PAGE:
To better understand these dangers, Washington and Beijing have developed scenarios, simulations and war games. These often begin with an unexpected incident or accident. Individuals assigned to play the hand of China or the United States take it from there. Participants in these exercises are repeatedly surprised to find how often and easily small sparks lead to large wars. Today, there are at least three plausible paths to war between the world’s two greatest powers.
IN WAR scenarios, analysts use basic concepts made familiar by the U.S. Forest Service. Arsonists cause only a small fraction of fires. Discarded cigarettes, smoldering campfires, industrial accidents and bolts of lightning are much more common sources. Fortunately, in the forest as well as in relations among nations, most sparks do not ignite a blaze.
Background conditions often determine which sparks become fires. While Smokey the Bear’s warning that “only you can prevent forest fires” teaches campers and hikers about sparks, the Forest Service posts additional warnings after long dry spells or periods of extreme heat, occasionally closing high-risk areas. Moreover, it regulates the storage of flammable chemicals, propane tanks and gas depots, becoming increasingly stringent as conditions worsen.
In relations between China and the United States today, relevant background conditions include geography, culture and history. “History,” Henry Kissinger observed in his first book, “is the memory of states.” China’s memory is longer than most, with the century of humiliation forming a core part of the country’s identity. Recent military engagements are also part of each state’s living memory. The Korean War and Sino-Soviet border conflict taught Chinese strategists not to back down from more powerful adversaries. Moreover, both the American and Chinese militaries acknowledge that the United States has lost, or at least failed to win, four of the five major wars it has entered since World War II.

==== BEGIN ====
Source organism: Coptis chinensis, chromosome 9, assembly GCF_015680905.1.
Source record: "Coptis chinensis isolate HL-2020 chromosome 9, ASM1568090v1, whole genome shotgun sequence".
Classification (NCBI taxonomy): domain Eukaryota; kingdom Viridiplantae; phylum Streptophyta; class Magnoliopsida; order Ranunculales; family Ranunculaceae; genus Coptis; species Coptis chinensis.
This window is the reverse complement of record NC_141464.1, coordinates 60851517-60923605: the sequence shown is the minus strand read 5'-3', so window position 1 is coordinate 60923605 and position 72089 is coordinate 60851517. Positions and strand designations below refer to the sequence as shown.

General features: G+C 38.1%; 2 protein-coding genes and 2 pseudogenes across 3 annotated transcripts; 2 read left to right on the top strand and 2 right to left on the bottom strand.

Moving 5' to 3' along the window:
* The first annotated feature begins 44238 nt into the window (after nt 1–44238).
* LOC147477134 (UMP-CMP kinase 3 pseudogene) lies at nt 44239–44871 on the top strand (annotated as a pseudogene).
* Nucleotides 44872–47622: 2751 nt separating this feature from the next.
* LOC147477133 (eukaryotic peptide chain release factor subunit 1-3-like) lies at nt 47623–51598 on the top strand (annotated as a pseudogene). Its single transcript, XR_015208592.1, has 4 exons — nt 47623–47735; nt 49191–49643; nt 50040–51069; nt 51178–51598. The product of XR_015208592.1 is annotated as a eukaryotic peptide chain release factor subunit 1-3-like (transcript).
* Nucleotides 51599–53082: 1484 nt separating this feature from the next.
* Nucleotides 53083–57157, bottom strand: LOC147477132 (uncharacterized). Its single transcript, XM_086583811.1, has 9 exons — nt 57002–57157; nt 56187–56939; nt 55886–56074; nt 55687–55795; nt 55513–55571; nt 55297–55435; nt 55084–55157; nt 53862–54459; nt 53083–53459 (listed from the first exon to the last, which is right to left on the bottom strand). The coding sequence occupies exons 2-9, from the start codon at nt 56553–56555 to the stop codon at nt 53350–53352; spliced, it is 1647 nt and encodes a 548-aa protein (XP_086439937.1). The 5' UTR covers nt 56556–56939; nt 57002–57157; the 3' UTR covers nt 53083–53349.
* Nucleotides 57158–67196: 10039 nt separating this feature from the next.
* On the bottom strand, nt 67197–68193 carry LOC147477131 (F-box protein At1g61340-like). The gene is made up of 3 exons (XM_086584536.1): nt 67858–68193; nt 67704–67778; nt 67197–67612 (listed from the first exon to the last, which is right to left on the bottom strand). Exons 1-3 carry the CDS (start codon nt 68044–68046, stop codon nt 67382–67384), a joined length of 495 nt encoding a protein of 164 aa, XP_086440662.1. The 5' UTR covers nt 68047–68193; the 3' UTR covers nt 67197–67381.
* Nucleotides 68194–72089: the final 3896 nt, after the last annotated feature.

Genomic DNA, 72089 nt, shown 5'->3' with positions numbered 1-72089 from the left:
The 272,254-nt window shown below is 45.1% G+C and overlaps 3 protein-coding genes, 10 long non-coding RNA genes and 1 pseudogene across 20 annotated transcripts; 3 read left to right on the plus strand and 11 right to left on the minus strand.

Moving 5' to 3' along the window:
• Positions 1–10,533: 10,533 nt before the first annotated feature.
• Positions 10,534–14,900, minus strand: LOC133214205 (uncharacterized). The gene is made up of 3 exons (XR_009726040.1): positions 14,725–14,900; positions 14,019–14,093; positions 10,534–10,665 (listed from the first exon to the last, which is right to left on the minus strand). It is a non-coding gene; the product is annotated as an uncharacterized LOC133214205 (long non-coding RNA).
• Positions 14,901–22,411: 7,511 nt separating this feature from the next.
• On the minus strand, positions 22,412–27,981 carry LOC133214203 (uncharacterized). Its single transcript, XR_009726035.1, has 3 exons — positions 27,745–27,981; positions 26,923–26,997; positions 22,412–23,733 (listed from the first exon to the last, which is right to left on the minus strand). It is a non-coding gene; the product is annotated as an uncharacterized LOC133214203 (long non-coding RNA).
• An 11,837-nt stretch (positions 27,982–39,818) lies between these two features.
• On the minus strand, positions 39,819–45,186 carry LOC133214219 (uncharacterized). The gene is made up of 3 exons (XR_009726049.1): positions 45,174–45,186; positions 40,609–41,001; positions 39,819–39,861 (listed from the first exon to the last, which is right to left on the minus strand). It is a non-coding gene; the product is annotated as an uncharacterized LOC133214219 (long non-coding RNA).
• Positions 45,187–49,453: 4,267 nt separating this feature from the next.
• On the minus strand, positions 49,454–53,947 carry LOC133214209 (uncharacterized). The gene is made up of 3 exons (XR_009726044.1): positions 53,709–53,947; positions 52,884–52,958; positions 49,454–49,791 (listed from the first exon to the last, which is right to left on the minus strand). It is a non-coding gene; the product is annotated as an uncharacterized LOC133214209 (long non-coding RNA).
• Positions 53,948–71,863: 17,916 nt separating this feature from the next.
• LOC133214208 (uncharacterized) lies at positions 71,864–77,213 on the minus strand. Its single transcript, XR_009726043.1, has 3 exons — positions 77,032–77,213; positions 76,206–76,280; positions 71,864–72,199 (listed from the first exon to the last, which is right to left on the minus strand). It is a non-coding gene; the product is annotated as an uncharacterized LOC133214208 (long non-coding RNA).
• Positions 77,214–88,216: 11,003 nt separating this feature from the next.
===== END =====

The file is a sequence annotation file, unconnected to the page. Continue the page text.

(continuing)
The most pertinent background conditions, however, are Thucydides’s Trap and the syndromes of rising and ruling powers that China and the United States display in full. Thucydides’s Trap is the severe structural stress caused when a rising power threatens to displace a ruling one. Most contests that fit this pattern have ended badly. Over the past five hundred years, a major rising power has threatened to displace a ruling power sixteen times. In twelve of those, the result was war.